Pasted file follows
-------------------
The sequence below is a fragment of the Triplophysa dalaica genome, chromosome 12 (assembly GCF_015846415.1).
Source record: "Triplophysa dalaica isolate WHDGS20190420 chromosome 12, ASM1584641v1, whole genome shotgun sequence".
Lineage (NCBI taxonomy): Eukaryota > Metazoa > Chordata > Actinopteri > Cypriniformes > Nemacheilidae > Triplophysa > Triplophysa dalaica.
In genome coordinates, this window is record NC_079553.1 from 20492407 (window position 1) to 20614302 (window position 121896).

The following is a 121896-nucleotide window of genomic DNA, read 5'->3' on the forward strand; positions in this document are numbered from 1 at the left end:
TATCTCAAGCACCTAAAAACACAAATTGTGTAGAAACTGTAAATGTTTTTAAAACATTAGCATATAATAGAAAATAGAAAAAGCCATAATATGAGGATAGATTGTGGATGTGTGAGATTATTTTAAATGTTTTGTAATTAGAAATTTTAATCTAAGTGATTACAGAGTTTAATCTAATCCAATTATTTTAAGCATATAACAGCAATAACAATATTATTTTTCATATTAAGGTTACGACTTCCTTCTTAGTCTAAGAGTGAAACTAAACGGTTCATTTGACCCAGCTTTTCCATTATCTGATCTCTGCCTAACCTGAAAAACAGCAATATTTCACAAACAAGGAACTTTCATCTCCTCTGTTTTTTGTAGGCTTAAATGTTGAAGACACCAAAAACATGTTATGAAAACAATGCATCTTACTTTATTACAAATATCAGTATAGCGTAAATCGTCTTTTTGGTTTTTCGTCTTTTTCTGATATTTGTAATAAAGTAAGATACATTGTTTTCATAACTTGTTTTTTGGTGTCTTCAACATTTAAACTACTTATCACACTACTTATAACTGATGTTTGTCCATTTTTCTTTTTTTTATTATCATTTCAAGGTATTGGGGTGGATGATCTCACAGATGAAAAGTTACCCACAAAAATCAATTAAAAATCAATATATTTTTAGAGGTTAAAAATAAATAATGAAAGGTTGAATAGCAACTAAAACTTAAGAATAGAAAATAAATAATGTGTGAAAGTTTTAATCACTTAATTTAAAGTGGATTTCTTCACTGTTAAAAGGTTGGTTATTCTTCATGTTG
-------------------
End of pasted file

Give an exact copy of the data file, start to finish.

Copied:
The sequence below is a fragment of the Triplophysa dalaica genome, chromosome 12 (assembly GCF_015846415.1).
Source record: "Triplophysa dalaica isolate WHDGS20190420 chromosome 12, ASM1584641v1, whole genome shotgun sequence".
Lineage (NCBI taxonomy): Eukaryota > Metazoa > Chordata > Actinopteri > Cypriniformes > Nemacheilidae > Triplophysa > Triplophysa dalaica.
In genome coordinates, this window is record NC_079553.1 from 20492407 (window position 1) to 20614302 (window position 121896).

The following is a 121896-nucleotide window of genomic DNA, read 5'->3' on the forward strand; positions in this document are numbered from 1 at the left end:
TATCTCAAGCACCTAAAAACACAAATTGTGTAGAAACTGTAAATGTTTTTAAAACATTAGCATATAATAGAAAATAGAAAAAGCCATAATATGAGGATAGATTGTGGATGTGTGAGATTATTTTAAATGTTTTGTAATTAGAAATTTTAATCTAAGTGATTACAGAGTTTAATCTAATCCAATTATTTTAAGCATATAACAGCAATAACAATATTATTTTTCATATTAAGGTTACGACTTCCTTCTTAGTCTAAGAGTGAAACTAAACGGTTCATTTGACCCAGCTTTTCCATTATCTGATCTCTGCCTAACCTGAAAAACAGCAATATTTCACAAACAAGGAACTTTCATCTCCTCTGTTTTTTGTAGGCTTAAATGTTGAAGACACCAAAAACATGTTATGAAAACAATGCATCTTACTTTATTACAAATATCAGTATAGCGTAAATCGTCTTTTTGGTTTTTCGTCTTTTTCTGATATTTGTAATAAAGTAAGATACATTGTTTTCATAACTTGTTTTTTGGTGTCTTCAACATTTAAACTACTTATCACACTACTTATAACTGATGTTTGTCCATTTTTCTTTTTTTTATTATCATTTCAAGGTATTGGGGTGGATGATCTCACAGATGAAAAGTTACCCACAAAAATCAATTAAAAATCAATATATTTTTAGAGGTTAAAAATAAATAATGAAAGGTTGAATAGCAACTAAAACTTAAGAATAGAAAATAAATAATGTGTGAAAGTTTTAATCACTTAATTTAAAGTGGATTTCTTCACTGTTAAAAGGTTGGTTATTCTTCATGTTG